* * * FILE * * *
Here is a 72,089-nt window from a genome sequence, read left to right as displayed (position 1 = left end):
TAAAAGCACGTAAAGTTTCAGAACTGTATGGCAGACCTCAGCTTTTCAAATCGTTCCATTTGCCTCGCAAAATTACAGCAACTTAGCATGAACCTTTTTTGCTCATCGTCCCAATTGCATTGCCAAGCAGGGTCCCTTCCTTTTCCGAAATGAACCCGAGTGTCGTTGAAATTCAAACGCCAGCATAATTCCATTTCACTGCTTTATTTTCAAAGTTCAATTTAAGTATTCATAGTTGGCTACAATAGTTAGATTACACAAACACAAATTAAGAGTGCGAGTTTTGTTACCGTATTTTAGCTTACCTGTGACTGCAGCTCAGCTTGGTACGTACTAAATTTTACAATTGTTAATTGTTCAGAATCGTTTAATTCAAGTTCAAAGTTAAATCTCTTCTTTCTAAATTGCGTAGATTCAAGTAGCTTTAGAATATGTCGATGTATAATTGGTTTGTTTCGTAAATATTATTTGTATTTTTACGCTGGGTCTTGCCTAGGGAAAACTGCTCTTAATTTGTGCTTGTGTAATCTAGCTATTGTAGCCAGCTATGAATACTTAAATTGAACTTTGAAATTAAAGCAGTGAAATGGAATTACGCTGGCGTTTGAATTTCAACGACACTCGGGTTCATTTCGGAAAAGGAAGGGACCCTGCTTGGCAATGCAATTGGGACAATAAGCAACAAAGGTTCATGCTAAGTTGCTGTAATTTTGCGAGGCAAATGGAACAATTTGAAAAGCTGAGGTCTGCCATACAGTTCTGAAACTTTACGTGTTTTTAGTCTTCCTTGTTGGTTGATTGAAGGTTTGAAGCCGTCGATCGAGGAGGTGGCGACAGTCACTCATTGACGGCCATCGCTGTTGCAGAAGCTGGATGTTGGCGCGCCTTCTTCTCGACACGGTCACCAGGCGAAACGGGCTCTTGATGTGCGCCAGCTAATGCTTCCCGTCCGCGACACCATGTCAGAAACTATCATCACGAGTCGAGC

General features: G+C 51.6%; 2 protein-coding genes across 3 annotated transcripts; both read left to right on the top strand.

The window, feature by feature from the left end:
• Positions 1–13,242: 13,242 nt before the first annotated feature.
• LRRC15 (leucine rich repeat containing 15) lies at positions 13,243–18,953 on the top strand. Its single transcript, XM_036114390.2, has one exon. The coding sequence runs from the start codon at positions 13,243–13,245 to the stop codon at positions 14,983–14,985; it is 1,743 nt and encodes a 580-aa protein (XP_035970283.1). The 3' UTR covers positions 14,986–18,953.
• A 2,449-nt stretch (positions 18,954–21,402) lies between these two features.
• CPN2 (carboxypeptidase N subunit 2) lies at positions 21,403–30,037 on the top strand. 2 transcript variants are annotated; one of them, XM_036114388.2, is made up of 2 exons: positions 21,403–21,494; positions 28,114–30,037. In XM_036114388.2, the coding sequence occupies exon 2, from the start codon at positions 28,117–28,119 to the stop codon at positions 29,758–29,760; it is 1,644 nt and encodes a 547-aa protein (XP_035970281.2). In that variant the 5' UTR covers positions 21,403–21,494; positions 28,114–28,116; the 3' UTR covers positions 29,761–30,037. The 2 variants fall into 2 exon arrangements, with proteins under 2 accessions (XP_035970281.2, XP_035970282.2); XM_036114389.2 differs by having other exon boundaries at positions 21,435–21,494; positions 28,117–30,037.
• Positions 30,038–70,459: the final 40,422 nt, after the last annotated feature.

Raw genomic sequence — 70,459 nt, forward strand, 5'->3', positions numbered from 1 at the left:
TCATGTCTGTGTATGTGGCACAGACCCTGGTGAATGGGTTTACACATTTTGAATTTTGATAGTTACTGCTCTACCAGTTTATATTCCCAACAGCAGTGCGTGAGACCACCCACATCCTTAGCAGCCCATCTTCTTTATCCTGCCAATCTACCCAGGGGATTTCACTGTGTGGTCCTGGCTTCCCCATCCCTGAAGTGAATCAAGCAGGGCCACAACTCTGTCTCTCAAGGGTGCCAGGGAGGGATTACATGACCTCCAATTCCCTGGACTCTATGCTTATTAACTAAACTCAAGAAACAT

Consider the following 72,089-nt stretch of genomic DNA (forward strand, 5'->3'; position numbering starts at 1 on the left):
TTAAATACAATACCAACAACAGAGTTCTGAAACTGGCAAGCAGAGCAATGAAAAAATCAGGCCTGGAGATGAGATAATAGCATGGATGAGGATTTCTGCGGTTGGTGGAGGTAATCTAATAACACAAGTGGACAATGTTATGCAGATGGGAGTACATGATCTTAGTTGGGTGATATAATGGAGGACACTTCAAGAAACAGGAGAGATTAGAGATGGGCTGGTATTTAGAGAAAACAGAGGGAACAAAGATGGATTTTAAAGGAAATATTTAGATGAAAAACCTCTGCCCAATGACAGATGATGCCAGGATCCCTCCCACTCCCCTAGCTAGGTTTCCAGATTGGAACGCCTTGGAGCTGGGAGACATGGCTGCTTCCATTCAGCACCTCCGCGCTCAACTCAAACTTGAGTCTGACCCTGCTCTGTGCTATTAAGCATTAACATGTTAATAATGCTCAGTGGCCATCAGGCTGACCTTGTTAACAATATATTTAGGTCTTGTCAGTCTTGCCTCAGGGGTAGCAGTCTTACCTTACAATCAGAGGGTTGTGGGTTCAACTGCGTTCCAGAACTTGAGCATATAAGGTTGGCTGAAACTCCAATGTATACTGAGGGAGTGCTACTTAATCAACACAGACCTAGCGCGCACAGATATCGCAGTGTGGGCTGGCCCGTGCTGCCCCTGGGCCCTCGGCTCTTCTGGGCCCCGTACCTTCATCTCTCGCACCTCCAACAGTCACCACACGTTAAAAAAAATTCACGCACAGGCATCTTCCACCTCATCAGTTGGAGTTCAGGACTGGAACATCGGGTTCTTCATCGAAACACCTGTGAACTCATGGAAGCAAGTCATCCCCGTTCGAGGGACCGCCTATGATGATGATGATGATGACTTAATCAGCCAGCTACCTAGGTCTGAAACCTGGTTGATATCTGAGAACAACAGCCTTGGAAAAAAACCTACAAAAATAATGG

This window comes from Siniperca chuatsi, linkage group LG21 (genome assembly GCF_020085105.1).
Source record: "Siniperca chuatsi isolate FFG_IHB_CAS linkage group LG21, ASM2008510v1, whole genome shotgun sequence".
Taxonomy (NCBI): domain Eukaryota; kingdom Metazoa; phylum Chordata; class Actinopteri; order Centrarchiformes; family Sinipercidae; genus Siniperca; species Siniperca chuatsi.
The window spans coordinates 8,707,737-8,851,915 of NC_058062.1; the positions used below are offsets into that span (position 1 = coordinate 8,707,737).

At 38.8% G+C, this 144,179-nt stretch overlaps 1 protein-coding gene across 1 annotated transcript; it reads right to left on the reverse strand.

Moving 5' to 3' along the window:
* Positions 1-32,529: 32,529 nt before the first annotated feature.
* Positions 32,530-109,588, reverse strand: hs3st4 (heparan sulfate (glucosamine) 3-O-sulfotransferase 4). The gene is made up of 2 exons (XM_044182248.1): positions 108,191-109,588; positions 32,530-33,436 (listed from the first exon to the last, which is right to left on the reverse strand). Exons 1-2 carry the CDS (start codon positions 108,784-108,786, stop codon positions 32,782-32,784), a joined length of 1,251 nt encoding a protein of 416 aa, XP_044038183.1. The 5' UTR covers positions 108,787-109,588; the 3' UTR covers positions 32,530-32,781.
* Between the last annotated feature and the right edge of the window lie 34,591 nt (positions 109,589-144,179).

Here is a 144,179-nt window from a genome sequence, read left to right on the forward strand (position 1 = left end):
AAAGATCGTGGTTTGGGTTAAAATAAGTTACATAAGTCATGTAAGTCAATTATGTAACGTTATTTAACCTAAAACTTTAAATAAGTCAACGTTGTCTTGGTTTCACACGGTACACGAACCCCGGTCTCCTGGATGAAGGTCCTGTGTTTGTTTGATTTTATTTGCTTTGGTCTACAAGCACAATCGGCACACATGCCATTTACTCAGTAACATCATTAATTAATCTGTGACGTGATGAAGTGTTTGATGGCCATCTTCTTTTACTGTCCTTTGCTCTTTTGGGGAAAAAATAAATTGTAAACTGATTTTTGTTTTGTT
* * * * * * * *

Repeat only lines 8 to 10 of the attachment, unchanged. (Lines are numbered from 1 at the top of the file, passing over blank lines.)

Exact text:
• CPN2 (carboxypeptidase N subunit 2) lies at positions 21,403–30,037 on the top strand. 2 transcript variants are annotated; one of them, XM_036114388.2, is made up of 2 exons: positions 21,403–21,494; positions 28,114–30,037. In XM_036114388.2, the coding sequence occupies exon 2, from the start codon at positions 28,117–28,119 to the stop codon at positions 29,758–29,760; it is 1,644 nt and encodes a 547-aa protein (XP_035970281.2). In that variant the 5' UTR covers positions 21,403–21,494; positions 28,114–28,116; the 3' UTR covers positions 29,761–30,037. The 2 variants fall into 2 exon arrangements, with proteins under 2 accessions (XP_035970281.2, XP_035970282.2); XM_036114389.2 differs by having other exon boundaries at positions 21,435–21,494; positions 28,117–30,037.
• Positions 30,038–70,459: the final 40,422 nt, after the last annotated feature.

Raw genomic sequence — 70,459 nt, forward strand, 5'->3', positions numbered from 1 at the left: